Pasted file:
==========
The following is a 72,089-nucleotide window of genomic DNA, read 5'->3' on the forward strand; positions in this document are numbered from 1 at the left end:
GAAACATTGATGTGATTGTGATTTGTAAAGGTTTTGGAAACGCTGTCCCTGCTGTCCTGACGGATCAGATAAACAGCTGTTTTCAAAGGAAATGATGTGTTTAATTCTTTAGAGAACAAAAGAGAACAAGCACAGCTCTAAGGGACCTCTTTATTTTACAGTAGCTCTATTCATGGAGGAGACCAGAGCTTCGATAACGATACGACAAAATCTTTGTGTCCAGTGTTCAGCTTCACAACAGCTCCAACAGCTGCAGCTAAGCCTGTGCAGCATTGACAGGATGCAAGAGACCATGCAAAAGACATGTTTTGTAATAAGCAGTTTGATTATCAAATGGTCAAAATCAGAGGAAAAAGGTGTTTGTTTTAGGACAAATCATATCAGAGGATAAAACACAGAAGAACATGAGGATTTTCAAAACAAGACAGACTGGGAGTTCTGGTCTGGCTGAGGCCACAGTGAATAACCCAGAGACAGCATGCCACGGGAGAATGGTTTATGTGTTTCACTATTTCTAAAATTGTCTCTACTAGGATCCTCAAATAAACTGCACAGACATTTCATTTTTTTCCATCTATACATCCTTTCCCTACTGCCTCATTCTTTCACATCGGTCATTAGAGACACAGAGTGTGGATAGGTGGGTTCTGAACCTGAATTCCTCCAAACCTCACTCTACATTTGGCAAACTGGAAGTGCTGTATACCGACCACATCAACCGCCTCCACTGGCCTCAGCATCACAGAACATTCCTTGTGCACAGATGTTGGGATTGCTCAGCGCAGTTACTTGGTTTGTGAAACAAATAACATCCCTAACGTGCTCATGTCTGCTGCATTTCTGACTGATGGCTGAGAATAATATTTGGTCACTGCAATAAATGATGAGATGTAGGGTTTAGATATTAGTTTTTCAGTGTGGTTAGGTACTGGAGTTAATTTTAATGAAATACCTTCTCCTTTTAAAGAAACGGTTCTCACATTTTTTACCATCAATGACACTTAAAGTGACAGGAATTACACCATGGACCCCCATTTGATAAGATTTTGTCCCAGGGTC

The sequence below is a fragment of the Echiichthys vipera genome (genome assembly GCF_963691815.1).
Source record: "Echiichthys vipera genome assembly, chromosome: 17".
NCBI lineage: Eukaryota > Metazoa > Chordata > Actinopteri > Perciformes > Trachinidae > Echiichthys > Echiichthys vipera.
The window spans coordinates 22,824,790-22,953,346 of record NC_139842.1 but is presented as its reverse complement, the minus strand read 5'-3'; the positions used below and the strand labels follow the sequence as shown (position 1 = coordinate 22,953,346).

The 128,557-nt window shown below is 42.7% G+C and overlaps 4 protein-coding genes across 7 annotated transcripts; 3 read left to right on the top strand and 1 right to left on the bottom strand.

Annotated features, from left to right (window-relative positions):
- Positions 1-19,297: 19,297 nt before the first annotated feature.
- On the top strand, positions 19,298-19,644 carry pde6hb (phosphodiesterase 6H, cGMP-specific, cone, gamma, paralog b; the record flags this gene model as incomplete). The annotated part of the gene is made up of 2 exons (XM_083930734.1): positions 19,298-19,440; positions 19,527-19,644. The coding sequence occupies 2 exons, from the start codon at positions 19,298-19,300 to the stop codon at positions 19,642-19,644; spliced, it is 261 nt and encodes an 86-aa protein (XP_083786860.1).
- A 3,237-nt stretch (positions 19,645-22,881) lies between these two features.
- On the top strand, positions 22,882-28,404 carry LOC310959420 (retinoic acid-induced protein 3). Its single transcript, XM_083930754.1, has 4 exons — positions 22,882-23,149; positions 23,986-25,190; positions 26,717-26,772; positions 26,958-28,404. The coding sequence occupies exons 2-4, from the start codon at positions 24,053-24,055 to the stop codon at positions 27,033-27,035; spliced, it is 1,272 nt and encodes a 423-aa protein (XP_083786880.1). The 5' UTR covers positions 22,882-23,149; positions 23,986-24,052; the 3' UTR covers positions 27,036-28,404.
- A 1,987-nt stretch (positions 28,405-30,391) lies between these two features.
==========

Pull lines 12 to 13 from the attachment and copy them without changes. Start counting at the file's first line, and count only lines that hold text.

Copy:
- On the top strand, positions 22,882-28,404 carry LOC310959420 (retinoic acid-induced protein 3). Its single transcript, XM_083930754.1, has 4 exons — positions 22,882-23,149; positions 23,986-25,190; positions 26,717-26,772; positions 26,958-28,404. The coding sequence occupies exons 2-4, from the start codon at positions 24,053-24,055 to the stop codon at positions 27,033-27,035; spliced, it is 1,272 nt and encodes a 423-aa protein (XP_083786880.1). The 5' UTR covers positions 22,882-23,149; positions 23,986-24,052; the 3' UTR covers positions 27,036-28,404.
- A 1,987-nt stretch (positions 28,405-30,391) lies between these two features.